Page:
I also recommend that the City finally take steps to fully fund the nonprofit sector’s cost of doing business with the City upfront. We already use this model in some of the City’s contracts for construction and professional services which include a built-in annual increase for certain items that are tied to a published index for escalation.
Finally, I recommend that we explore automatic interest payments for late payments on contract invoices.
The good news is that the City is better positioned now than ever thanks to the roll-out of a new online procurement system. The next steps are to bring transparency to the process by posting contract milestones in that system and eliminate the delays and pressure points in the payment process.
You've got long-standing groups with no history of problems getting taken to task for trivial amounts of money in detailed project budgets while other organizations - CCS, CORE - get hundreds of millions of dollars. Isn’t this an example of one-size fits none rules? Is that too harsh?
The rules are aimed at setting standards for deeming if a vendor is responsible and has the capacity and the integrity to perform its contracted requirements. But you are right, sometimes it may seem that there is a one size fits all approach especially when in cases like CORE
We need to give agencies the tools to apply the appropriate level of action when there are questions, concerns and red flags. It is time to revise the Vendex/PASSPort section of the administrative code to add common sense disclosures such as related HDFCs, LLCs and other information that is included on the 990s and in other public databases. Leverage the PASSPort system with enhanced data collection and give agencies the tools to review and evaluate the information in it. Now is the perfect time for the City’s procurement system to evolve into one that uses data not only for strategic sourcing but for risk assessment as well. Of course everything would require consultation from the sector and from the appropriate oversights such as DOI but it would revolutionize the way the City contracts with nonprofits.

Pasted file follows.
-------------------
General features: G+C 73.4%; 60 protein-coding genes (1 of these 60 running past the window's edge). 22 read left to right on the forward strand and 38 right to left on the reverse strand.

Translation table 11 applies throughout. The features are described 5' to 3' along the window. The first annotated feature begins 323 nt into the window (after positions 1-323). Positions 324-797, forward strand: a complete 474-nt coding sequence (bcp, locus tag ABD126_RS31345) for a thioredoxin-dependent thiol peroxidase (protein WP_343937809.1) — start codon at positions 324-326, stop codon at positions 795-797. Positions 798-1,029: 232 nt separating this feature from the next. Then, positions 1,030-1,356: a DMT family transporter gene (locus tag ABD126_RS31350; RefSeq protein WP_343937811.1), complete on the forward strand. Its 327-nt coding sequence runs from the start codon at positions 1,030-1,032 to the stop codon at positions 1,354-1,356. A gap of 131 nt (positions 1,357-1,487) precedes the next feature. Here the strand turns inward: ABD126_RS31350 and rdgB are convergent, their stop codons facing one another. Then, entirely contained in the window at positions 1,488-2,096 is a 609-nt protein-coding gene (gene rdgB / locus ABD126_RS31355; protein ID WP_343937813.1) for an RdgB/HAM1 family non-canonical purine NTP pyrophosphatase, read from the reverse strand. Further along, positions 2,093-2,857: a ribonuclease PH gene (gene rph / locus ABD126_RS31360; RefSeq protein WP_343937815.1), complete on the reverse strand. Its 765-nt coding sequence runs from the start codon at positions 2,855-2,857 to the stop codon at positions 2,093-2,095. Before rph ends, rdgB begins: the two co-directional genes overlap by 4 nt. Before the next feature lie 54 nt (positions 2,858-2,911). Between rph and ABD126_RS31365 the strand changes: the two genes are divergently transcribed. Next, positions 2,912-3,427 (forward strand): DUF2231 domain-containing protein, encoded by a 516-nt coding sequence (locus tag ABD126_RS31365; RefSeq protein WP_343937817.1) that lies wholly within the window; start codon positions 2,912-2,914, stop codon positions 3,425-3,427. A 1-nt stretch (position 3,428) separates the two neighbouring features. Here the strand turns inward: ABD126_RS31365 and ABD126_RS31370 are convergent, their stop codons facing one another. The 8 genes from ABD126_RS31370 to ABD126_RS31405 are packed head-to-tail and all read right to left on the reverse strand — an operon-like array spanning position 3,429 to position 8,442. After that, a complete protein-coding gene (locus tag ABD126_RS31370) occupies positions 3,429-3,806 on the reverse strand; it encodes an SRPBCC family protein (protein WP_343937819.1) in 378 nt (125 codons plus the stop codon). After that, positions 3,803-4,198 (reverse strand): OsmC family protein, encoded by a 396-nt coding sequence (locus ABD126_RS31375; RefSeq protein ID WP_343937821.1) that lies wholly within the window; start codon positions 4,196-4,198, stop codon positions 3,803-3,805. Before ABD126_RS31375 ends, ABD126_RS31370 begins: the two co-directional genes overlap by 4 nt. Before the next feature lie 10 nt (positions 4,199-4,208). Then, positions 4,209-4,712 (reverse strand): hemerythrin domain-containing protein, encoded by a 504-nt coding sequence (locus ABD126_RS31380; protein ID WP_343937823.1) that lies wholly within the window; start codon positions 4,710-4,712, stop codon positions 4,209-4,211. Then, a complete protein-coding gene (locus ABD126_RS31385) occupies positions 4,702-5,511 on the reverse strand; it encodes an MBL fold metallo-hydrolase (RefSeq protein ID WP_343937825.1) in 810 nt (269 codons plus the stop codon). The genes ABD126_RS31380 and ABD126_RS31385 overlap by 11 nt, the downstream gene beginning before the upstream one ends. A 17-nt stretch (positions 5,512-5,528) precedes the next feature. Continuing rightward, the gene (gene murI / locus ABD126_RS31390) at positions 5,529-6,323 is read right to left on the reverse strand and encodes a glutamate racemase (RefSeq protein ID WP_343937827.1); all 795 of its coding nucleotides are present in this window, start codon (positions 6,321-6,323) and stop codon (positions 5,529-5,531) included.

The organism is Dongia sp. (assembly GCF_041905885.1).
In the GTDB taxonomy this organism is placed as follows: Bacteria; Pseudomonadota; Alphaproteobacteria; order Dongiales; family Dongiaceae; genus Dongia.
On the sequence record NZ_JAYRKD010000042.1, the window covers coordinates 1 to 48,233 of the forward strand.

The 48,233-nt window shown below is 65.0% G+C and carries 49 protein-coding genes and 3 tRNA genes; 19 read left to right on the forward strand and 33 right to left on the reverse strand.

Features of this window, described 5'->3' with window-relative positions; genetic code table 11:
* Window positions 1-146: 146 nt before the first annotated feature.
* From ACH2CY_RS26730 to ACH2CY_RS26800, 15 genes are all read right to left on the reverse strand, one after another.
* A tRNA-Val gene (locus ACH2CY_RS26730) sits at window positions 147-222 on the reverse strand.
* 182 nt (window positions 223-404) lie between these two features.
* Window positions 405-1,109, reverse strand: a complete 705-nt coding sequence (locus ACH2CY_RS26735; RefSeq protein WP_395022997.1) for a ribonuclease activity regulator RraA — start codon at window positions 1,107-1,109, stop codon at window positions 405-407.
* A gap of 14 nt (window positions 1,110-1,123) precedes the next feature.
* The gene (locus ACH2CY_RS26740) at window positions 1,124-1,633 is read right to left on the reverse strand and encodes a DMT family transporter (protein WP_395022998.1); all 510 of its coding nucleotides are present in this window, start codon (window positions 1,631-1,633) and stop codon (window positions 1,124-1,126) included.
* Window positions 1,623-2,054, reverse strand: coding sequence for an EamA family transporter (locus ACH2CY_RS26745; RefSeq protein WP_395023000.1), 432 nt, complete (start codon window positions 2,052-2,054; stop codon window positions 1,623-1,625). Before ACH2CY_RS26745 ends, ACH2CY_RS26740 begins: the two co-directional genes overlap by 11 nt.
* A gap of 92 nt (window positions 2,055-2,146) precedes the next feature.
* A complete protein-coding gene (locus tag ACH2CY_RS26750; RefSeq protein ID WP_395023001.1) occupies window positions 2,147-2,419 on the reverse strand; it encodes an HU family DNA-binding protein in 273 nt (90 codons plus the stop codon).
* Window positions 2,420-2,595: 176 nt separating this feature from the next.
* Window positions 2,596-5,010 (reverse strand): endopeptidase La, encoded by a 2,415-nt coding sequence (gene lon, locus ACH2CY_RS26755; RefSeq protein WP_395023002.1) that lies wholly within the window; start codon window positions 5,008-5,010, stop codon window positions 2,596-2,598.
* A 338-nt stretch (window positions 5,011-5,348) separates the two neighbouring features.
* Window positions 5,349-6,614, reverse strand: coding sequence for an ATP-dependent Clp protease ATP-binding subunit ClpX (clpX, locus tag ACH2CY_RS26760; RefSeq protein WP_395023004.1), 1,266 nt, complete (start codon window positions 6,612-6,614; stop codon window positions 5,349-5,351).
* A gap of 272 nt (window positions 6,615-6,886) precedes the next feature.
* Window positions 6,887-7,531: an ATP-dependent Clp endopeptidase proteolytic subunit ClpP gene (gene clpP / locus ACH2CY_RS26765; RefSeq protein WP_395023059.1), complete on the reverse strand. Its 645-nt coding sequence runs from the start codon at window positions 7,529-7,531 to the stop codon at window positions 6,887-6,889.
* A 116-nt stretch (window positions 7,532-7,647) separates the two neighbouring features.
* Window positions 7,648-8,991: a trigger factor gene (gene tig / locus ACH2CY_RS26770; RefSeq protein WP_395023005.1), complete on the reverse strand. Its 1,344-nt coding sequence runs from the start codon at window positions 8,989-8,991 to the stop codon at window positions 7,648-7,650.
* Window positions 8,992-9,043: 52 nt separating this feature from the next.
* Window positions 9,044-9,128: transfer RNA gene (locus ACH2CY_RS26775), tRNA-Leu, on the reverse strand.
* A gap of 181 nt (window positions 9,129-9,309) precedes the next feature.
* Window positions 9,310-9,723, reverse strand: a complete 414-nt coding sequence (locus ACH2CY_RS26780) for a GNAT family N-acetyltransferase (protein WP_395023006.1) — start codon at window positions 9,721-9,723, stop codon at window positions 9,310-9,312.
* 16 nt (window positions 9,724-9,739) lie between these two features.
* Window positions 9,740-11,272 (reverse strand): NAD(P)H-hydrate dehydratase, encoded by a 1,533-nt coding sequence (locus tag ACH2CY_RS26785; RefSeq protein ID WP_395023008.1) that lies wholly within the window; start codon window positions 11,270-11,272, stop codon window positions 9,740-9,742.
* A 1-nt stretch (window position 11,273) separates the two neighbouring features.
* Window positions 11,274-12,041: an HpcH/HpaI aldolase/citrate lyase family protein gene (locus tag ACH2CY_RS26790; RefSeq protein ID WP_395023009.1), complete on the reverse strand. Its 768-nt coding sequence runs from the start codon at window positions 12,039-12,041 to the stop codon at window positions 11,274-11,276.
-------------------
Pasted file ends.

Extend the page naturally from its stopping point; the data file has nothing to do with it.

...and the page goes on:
Consider these three ideas to reduce the pain inflicted on nonprofits by late registration and payment. Please describe what you think about them:
The first is to treat discretionary items - at least the small ones - as grants rather than continuing to pretend that they are actually contracts for services. DCLA does this and it would greatly reduce the procurement headache. The notion of $5,000 or $10,000 having a separately negotiated scope of work seems absurd.
The NYS constitution prohibits municipalities from providing gifts through the use of public funds. According to a Law Department opinion from 1993, DCLA grants are considered a budget allocation in support of cultural institutions for a public purpose without the City receiving anything in return. While the current discretionary process is certainly a budget allocation process, the City does receive services as a result of those contracts, even the tiny $5,000 ones. Having said that, it is definitely an idea I would support exploring with the Council and the City. If it does not end up being a viable option, the new City leadership has a great opportunity to create an improved process that builds on the lessons learned since the current PQL process was put into place. With the performance metrics available through PASSPort, it should be possible to identify the real hold ups. What is the average length of time to get pre-qualified? What is the average length of time to negotiate a scope of services with an agency once the Council has allocated funds? How long does it take to complete each milestone? That data should inform a new solution to discretionary contracting.